Witt v. Intel Corporation Long-Term Disability Plan, No. 3:2023cv01087 - Document 23 (D. Or. 2024)

Court Description: OPINION AND ORDER: Plaintiff's Motion for Judgment on the Pleadings, ECF 10 , is DENIED. The parties are ordered to submit a joint proposed case management schedule by May 31, 2024 that includes, in addition to other relevant deadlines, a deadline for defendant to file the administrative record. Signed on 5/14/2024 by Judge Adrienne Nelson. (joha)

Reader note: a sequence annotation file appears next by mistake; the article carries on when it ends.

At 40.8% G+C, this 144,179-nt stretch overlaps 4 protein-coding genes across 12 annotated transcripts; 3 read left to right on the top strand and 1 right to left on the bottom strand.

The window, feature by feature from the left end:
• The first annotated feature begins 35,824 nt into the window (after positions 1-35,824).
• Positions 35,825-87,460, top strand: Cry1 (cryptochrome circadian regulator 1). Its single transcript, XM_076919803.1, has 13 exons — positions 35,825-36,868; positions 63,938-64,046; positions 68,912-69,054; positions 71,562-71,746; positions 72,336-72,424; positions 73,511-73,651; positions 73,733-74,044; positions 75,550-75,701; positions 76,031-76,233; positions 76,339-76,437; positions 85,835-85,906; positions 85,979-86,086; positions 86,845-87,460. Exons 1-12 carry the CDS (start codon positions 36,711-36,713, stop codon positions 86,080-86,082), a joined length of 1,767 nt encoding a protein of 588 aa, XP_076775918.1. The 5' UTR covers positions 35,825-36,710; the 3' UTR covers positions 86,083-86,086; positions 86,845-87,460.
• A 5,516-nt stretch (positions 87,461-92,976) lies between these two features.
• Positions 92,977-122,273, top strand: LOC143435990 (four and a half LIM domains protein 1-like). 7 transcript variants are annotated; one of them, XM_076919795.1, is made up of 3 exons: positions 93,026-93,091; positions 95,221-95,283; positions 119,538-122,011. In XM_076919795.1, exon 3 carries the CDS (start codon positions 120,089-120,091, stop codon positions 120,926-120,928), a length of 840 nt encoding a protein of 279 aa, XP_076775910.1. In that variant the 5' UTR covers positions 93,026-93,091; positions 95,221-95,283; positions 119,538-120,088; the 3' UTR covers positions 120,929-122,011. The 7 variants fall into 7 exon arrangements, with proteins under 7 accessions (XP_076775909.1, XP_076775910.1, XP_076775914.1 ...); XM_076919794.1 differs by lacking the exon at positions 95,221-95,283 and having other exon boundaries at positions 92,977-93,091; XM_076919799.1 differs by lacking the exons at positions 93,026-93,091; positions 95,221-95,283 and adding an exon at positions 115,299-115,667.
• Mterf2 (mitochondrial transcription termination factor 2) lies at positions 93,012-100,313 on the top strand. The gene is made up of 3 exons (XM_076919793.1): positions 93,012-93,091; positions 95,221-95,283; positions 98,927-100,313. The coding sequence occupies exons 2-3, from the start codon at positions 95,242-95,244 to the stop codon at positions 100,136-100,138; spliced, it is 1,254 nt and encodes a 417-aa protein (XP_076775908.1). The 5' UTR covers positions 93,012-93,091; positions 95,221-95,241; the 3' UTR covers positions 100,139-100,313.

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Witt v. Intel Corporation Long-Term Disability Plan Doc. 23 IN THE UNITED STATES DISTRICT COURT FOR THE DISTRICT OF OREGON RANDY WITT, Case No.: 3:23-cv-01087-AN Plaintiff, v. OPINION AND ORDER INTEL CORPORATION LONG-TERM DISABILITY PLAN, Defendant. Plaintiff Randy Witt brings this action against defendant Intel Corporation Long-Term Disability Plan seeking benefits under the terms of a long-term disability plan (the "Plan") pursuant to the Employee Retirement Income Security Act of 1974 ("ERISA"), 29 U.S.C. § 1132(a)(1)(B). On September 8, 2023, plaintiff filed a Motion for Judgment on the Pleadings, ECF [10]. No party has requested oral argument on this motion. For the following reasons, plaintiff's motion is DENIED. LEGAL STANDARD "After the pleadings are closed—but early enough not to delay trial—a party may move for judgment on the pleadings." Fed. R. Civ. Pro. 12(c). When the plaintiff brings a Rule 12(c) motion, "the allegations of the non-moving party must be accepted as true, while the allegations of the moving party which have been denied are assumed to be false." Hal Roach Studios, Inc. v. Richard Feiner & Co., 896 F.2d 1542, 1550 (9th Cir. 1989). Judgment on the pleadings is "properly granted when there is no issue of material fact in dispute, and the moving party is entitled to judgment as a matter of law." Fleming v. Pickard, 581 F.3d 922, 925 (9th Cir. 2009). BACKGROUND The relevant factual background is set forth in full in this Court's prior Opinion & Order from February 16, 2024. Op. & Order, ECF [18]. Procedurally, defendant filed a motion to compel exhaustion of administrative remedies and stay proceedings on August 25, 2023. Def.'s Mot. to Compel, 1 Dockets.Justia.com ECF [8]. Plaintiff filed the present motion for judgment on the pleadings on September 8, 2023. Mot. for J. on the Pleadings, ECF [10]. On September 21, 2023, this Court stayed briefing on plaintiff's motion pending resolution of defendant's motion. Minutes of Proceedings, ECF [16]. On February 16, 2024, this Court denied defendant's motion to compel, Op. & Order 18, and briefing on plaintiff's motion was completed on March 18, 2024. DISCUSSION Plaintiff seeks an order requiring that his benefits under the Plan be reinstated and that defendant pay his attorney's fees in this case, along with interest on wrongfully withheld benefits. Although neither plaintiff's complaint nor defendant's answer contain attached exhibits from the administrative record, plaintiff's motion provides some documents from the administrative record from which he asks this Court to conduct its review: (1) plaintiff's job description; (2) an independent medical exam conducted by Dr. Hurty; (3) the initial approval letter for plaintiff's short-term disability benefits; (4) the file review report completed by Dr. Swain; (5) the original long-term disability claim denial; (6) plaintiff's appeal with supporting evidence; (7) plaintiff's supplemental appeal evidence; and (8) defendant's rebuttal file reviews. Plaintiff also notes that the plan document is attached to defendant's prior motion to compel. Ordinarily considering materials outside of the complaint would convert plaintiff's motion into a motion for summary judgment. See Fed. R. Civ. Pro. 12(d). However, the Court need not undergo that analysis because this evidence is insufficient to comprise a complete administrative record ripe for review. "Judicial review of an ERISA plan administrator's decision on the merits is limited to the administrative record[.]" Montour v. Hartford Life & Acc. Ins. Co., 588 F.3d 623, 633 (9th Cir. 2009). The administrative record is comprised of the "papers the insurer had when it denied the claim." Kearney v. Standard Ins. Co., 175 F.3d 1084, 1086 (9th Cir. 1999). Although the Ninth Circuit has not provided a fuller explanation of when an administrative record is considered complete, the well-reasoned opinion in Walker v. AT & T Benefit Plan No. 3 is persuasive. 338 F.R.D. 658 (C.D. Cal. 2021). In that case, the plaintiff sought judicial review of an ERISA plan administrator's denial of his claim for disability benefits. Id. at 661. The defendant refused to provide discovery materials and sought a protective order precluding 2 the plaintiff from seeking any discovery because it contended that the administrative record was already complete. Id. The court disagreed. In assessing when an administrative record is "complete," the court extensively referenced ERISA regulations, defining the administrative record as "all documents, records, and other information relevant to [p]laintiff's disability benefits claim." Id. The court highlighted that the regulations provided four definitions of when a document, record, or other information was "relevant to" a claim, including when it was "submitted, considered, or generated in the course of making the benefit determination, without regard to whether such document, record or other information was relied upon in making the benefit determination." Id. (quoting 29 C.F.R. § 2560.503-1(m)(8)(ii)) (emphasis in original). In denying the defendant's motion for a protective order, the court emphasized that "no court can intelligently review a benefits determination for reasonableness . . . if the administrative record is not objectively complete, accurate, and created in accordance with ERISA regulations." Id. at 662. Like the defendant in Walker, plaintiff asks this Court to review his claim based on an incomplete record comprised of his own selections. Indeed, he freely states that he "has simply filed the portions of [the record] which supported his appeal, as well as the rebuttal evidence that the defendant provided to him." Pl.'s Reply to Mot., ECF [20], at 4. In essence, plaintiff asks this Court to review his claim based on the evidence that he believes to be relevant. This is at odds with the purpose of judicial review of ERISA claims—reviewing the plan administrator's decision based on the record that was before it. As the party who conducted the initial review, defendant is in the best position to certify that the record before the Court is the same that was before the plan administrator. See Williamson v. Travelport, LP, 953 F.3d 1278, 1290 (11th Cir. 2020) ("Obtaining a complete and accurate record is best accomplished not by relying on counsel's interpretation of which documents are relevant, but with a certified record or affidavit from the administrator that the complete and accurate record has been compiled and presented."). Here, however, defendant explicitly states that plaintiff's documents "are not the complete administrative record." Def.'s Resp. in Opp. to Mot., ECF [19], at 6. The Court has an obligation to review the complete administrative record that was before 3 the plan administrator when plaintiff's claim was denied—it cannot conduct an adequate review based on self-selected portions of that record, regardless of which party proffers the portions. See Walker, 338 F.R.D. at 661-62 (noting that reviewing incomplete record would allow "ERISA plan administrators [to] cherrypick evidence that supports the denial of a claim" and would limit review to "that one-sided evidence"); see also Friedrich v. Intel Corp., 181 F.3d 1105, 1111 (9th Cir. 1999) (holding that additional evidence was not necessary because district court had complete administrative record from which to conduct adequate review of benefits decision). As such, the Court declines to consider the merits of plaintiff's claim until the complete administrative record is made available to the Court. CONCLUSION Accordingly, plaintiff's Motion for Judgment on the Pleadings, ECF [10], is DENIED. The parties are ordered to submit a joint proposed case management schedule by May 31, 2024 that includes, in addition to other relevant deadlines, a deadline for defendant to file the administrative record. IT IS SO ORDERED. DATED this 14th day of May, 2024. ______________________ Adrienne Nelson United States District Judge 4